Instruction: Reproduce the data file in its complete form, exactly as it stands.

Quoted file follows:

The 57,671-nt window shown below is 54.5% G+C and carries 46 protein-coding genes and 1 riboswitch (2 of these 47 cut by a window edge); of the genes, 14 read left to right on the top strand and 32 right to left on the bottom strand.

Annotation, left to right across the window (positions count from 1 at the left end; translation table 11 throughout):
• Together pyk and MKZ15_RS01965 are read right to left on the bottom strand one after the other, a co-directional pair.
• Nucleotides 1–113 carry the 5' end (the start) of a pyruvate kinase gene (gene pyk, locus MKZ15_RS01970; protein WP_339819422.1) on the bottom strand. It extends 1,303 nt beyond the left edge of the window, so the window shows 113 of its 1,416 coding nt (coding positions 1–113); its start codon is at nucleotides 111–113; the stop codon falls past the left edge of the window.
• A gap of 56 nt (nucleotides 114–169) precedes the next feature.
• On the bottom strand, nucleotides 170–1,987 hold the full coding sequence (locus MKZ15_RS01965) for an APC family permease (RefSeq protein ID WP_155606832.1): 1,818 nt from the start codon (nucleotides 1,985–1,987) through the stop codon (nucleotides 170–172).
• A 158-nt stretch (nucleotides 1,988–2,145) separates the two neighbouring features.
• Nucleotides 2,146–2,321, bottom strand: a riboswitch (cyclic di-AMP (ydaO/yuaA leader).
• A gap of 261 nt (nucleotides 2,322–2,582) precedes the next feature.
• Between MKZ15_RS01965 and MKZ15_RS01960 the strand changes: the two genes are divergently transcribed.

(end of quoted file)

The 57,671-nt window shown below is 54.5% G+C and carries 46 protein-coding genes and 1 riboswitch (2 of these 47 cut by a window edge); of the genes, 14 read left to right on the top strand and 32 right to left on the bottom strand.

Annotation, left to right across the window (positions count from 1 at the left end; translation table 11 throughout):
• Together pyk and MKZ15_RS01965 are read right to left on the bottom strand one after the other, a co-directional pair.
• Nucleotides 1–113 carry the 5' end (the start) of a pyruvate kinase gene (gene pyk, locus MKZ15_RS01970; protein WP_339819422.1) on the bottom strand. It extends 1,303 nt beyond the left edge of the window, so the window shows 113 of its 1,416 coding nt (coding positions 1–113); its start codon is at nucleotides 111–113; the stop codon falls past the left edge of the window.
• A gap of 56 nt (nucleotides 114–169) precedes the next feature.
• On the bottom strand, nucleotides 170–1,987 hold the full coding sequence (locus MKZ15_RS01965) for an APC family permease (RefSeq protein ID WP_155606832.1): 1,818 nt from the start codon (nucleotides 1,985–1,987) through the stop codon (nucleotides 170–172).
• A 158-nt stretch (nucleotides 1,988–2,145) separates the two neighbouring features.
• Nucleotides 2,146–2,321, bottom strand: a riboswitch (cyclic di-AMP (ydaO/yuaA leader).
• A gap of 261 nt (nucleotides 2,322–2,582) precedes the next feature.
• Between MKZ15_RS01965 and MKZ15_RS01960 the strand changes: the two genes are divergently transcribed.